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New Study Review - Static Stretching

Wednesday, January 27, 2016   (0 Comments)
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NEW STUDY REVIEW: STATIC STRETCHING for 5 minutes a day during warm-up creates significantly less risk for straining or tearing a muscle.


Four distinguished exercise scientists who analyzed more than 200 studies of how stretching affects subsequent exercise found that static stretching can briefly inhibit the ability to generate power. So if you reach for your toes and hold that position, making your hamstrings taut, you might not then be able to leap as high or start a sprint as forcefully as if you hadn’t stretched.


But new evidence shows that was only true if each stretch was held for more than 60 seconds and the subject then immediately became fully active, with no further warm-up. This new review shows positive benefits that improve performance when stretching for less than 60 seconds is integrated with a warm-up.


For about the last 5 years or so many top leaders we all follow in health, fitness & sports have promoted no stretching due to past studies concluding negative impact on athletic power. This includes many of those we follow in fascial research & fascial manual therapy. This new evidence about the positive effects of stretching reveals that those who took an anti-stretch position really did not understand anything about the broad topic of stretching. It also revealed that they did not have actual experience with the wide variety & specific application of stretching as it is used in manual and movement therapy and training.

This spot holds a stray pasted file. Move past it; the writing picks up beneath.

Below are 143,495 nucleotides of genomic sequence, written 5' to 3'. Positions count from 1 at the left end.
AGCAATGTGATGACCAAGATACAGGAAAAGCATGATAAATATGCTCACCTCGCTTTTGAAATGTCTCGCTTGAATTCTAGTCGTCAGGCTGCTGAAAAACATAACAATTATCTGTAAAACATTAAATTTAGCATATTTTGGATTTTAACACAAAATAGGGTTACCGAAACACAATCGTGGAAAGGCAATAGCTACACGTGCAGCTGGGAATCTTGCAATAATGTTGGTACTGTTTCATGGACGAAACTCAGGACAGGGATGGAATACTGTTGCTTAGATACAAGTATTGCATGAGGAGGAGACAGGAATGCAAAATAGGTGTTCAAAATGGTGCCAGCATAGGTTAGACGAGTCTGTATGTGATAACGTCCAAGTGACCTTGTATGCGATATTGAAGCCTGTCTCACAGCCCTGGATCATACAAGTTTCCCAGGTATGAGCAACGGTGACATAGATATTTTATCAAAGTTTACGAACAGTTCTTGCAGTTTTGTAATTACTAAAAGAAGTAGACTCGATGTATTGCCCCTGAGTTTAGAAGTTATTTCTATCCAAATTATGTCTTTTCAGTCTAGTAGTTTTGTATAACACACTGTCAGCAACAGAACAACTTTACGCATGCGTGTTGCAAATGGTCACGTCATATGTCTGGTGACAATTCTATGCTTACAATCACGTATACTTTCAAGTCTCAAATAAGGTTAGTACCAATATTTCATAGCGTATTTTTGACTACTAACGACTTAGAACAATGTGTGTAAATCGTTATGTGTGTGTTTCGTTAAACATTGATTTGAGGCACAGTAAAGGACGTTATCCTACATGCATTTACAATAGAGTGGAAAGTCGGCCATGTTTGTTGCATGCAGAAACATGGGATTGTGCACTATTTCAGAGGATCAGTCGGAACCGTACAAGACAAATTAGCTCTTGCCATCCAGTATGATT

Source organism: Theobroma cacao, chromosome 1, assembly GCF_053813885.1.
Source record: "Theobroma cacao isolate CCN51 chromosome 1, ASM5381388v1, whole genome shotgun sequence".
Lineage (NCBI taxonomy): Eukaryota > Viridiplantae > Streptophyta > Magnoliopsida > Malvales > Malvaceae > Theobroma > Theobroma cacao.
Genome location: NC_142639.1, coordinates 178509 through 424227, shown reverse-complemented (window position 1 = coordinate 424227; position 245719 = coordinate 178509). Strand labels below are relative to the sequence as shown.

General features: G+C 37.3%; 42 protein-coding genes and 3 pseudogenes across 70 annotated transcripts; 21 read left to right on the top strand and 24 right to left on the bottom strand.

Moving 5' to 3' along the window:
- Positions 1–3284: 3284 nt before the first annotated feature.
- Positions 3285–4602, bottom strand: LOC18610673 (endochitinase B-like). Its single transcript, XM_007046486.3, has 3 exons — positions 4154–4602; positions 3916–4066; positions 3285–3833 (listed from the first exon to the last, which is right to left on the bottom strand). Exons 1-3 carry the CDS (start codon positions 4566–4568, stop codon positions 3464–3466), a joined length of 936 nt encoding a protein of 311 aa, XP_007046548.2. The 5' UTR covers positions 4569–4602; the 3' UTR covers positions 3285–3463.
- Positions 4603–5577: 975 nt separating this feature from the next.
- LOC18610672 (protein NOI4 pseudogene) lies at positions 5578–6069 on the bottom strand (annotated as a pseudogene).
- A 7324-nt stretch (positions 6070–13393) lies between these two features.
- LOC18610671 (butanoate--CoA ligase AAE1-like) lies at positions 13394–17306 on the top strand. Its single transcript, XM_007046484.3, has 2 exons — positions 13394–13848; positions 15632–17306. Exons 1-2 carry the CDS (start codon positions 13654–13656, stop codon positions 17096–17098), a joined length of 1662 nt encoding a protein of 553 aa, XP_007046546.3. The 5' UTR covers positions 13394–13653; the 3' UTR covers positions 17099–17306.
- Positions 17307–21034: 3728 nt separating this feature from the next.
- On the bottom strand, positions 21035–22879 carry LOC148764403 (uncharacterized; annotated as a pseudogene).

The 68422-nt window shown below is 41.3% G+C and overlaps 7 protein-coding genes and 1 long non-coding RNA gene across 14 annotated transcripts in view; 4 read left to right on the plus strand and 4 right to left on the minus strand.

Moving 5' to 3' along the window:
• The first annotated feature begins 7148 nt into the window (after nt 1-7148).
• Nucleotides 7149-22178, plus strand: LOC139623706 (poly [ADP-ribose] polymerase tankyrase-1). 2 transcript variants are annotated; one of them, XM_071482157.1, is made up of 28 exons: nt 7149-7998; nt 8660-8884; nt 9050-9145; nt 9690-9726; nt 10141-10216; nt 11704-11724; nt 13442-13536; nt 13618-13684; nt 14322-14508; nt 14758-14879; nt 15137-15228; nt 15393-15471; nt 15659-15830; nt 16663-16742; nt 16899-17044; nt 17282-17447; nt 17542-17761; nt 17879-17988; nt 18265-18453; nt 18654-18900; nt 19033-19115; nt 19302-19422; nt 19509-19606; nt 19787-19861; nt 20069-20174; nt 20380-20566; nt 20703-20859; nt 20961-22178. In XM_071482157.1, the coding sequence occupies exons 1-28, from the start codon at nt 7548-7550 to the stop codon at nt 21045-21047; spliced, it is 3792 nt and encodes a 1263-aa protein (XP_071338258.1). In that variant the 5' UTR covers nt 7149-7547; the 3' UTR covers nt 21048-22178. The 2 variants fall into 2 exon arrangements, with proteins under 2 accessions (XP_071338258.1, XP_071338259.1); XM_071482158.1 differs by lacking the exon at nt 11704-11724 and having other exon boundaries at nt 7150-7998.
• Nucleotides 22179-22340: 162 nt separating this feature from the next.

Lesson to be learned here - Be wary of anyone who writes on, speaks about or teaches from an absolutism perspective regardless of scientific evidence, as the evidence will surely change over time as the mysteries of the dynamics of life are slowly revealed to those with an open heart & mind.


Ann Frederick is a pioneer, standing alone in her particular creation of non-static, movement based assisted stretching for athletes that she started in 1995 at the former Stretch to Win Center in Tempe, AZ. The manual therapy version is now called Stretch To Win Institute Fascial Stretch Therapy™ Training (assisted stretching). The self-stretching version is now called LifeStretch®. Go to for more information on the training for professionals in health, fitness and sports.



To read all about the technique, science, clinical indications & applications that we have used with Fascial Stretch Therapy for the past 20 years, here is my book for manual & movement physicians, therapists, instructors & trainers: Fascial Stretch Therapy. For others who want DIY self-stretching:


Check out the article here

PS Looks like its time to follow up with another debate about stretching like the one Leon Chaitow did in the April 2003 Journal of Bodywork and Movement Therapies!